STOCKHOLM (Reuters) - Six environmental activists evaded police and hid overnight at two Swedish nuclear power plants after the sites were invaded on the previous day by Greenpeace campaigners demanding the closure of the stations on grounds of poor security.
A spokeswoman for Greenpeace Nordic said on Wednesday the six had remained in restricted areas around the west-coast Ringhals plant and Forsmark on the east coast by hiding on rooftops.
On Tuesday, plant owner Vattenfall said police had detained in all 59 people who had climbed over or cut through fences into the grounds of Ringhals and Forsmark.
"There was a heavy police search yesterday and still they didn't find them," spokeswoman Birgitte Lesanner said.
She said police resumed the searches again Wednesday morning after one of those hiding at Ringhals tweeted her whereabouts.
"I'm inside Ringhals have been here for 27h + no guards seems to be looking. Security at Swedish NPPs (nuclear power plants) terrible," Isadora Wronski tweeted.
A Vattenfall spokesman said police had found and detained all six by mid-day.
State-owned Vattenfall said on Tuesday security measures had worked as planned, while Greenpeace said its "stress test" showed the plants had serious safety deficiencies and urged the government to shut the reactors.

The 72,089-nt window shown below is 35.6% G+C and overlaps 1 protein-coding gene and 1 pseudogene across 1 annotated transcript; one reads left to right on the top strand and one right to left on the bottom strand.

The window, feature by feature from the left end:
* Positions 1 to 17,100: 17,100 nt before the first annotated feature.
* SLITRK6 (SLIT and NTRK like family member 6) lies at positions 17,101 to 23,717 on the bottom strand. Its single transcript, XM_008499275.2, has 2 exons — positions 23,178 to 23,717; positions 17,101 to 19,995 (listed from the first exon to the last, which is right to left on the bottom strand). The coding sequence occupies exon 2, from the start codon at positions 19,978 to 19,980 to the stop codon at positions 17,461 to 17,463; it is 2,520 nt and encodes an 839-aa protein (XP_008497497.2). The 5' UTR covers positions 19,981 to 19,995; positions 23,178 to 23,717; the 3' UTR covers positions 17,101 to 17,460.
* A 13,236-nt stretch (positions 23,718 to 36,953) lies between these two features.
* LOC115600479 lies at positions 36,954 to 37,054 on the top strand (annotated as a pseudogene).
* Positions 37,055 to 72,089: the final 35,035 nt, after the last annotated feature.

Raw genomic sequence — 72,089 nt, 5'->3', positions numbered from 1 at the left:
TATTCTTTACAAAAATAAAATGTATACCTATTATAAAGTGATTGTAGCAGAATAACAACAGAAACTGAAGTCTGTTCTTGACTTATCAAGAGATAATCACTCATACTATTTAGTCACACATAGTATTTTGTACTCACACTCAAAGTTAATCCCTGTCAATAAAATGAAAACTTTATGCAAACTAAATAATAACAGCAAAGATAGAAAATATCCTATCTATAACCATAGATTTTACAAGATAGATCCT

Swedish nuclear plants have suffered several incidents in recent years, including a fire at a Ringhals reactor last year, fuelling criticism of nuclear power in the country.
Swedes voted in a 1980 referendum to phase out nuclear power. The centre-right government which took power in 2006 decided in 2010, however, to allow the replacement of existing reactors with new ones.
The country has in all 10 nuclear reactors at three plants, generating some 40 percent of the country's electricity. Vattenfall in July filed an application to Sweden's Radiation Safety Authority to replace one or two reactors in Sweden.
Reporting by Anna Ringstrom; Editing by Anthony Barker